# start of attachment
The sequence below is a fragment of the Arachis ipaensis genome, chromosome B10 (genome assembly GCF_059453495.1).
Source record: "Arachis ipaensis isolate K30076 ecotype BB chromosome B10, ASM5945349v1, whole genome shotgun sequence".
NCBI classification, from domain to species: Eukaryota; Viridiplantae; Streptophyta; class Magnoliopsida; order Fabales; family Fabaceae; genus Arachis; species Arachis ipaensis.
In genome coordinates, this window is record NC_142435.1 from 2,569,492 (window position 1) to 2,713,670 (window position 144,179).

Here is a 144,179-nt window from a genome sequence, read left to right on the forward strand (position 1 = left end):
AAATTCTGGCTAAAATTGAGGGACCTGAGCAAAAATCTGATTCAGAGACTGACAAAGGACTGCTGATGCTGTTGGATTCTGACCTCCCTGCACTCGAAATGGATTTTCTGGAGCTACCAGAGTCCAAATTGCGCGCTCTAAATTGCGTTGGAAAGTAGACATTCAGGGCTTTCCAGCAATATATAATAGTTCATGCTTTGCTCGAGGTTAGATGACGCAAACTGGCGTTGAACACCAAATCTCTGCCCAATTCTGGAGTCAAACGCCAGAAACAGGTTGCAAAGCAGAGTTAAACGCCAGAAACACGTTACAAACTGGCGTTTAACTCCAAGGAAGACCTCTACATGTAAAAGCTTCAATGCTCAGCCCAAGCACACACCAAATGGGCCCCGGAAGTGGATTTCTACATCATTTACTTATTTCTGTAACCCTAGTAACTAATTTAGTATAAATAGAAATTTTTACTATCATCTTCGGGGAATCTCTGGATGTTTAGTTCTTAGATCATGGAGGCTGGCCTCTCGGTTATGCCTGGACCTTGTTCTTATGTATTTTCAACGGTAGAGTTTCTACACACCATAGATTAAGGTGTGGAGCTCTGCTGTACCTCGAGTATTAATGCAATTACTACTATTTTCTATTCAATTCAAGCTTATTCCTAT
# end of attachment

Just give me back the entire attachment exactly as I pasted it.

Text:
The sequence below is a fragment of the Arachis ipaensis genome, chromosome B10 (genome assembly GCF_059453495.1).
Source record: "Arachis ipaensis isolate K30076 ecotype BB chromosome B10, ASM5945349v1, whole genome shotgun sequence".
NCBI classification, from domain to species: Eukaryota; Viridiplantae; Streptophyta; class Magnoliopsida; order Fabales; family Fabaceae; genus Arachis; species Arachis ipaensis.
In genome coordinates, this window is record NC_142435.1 from 2,569,492 (window position 1) to 2,713,670 (window position 144,179).

Here is a 144,179-nt window from a genome sequence, read left to right on the forward strand (position 1 = left end):
AAATTCTGGCTAAAATTGAGGGACCTGAGCAAAAATCTGATTCAGAGACTGACAAAGGACTGCTGATGCTGTTGGATTCTGACCTCCCTGCACTCGAAATGGATTTTCTGGAGCTACCAGAGTCCAAATTGCGCGCTCTAAATTGCGTTGGAAAGTAGACATTCAGGGCTTTCCAGCAATATATAATAGTTCATGCTTTGCTCGAGGTTAGATGACGCAAACTGGCGTTGAACACCAAATCTCTGCCCAATTCTGGAGTCAAACGCCAGAAACAGGTTGCAAAGCAGAGTTAAACGCCAGAAACACGTTACAAACTGGCGTTTAACTCCAAGGAAGACCTCTACATGTAAAAGCTTCAATGCTCAGCCCAAGCACACACCAAATGGGCCCCGGAAGTGGATTTCTACATCATTTACTTATTTCTGTAACCCTAGTAACTAATTTAGTATAAATAGAAATTTTTACTATCATCTTCGGGGAATCTCTGGATGTTTAGTTCTTAGATCATGGAGGCTGGCCTCTCGGTTATGCCTGGACCTTGTTCTTATGTATTTTCAACGGTAGAGTTTCTACACACCATAGATTAAGGTGTGGAGCTCTGCTGTACCTCGAGTATTAATGCAATTACTACTATTTTCTATTCAATTCAAGCTTATTCCTAT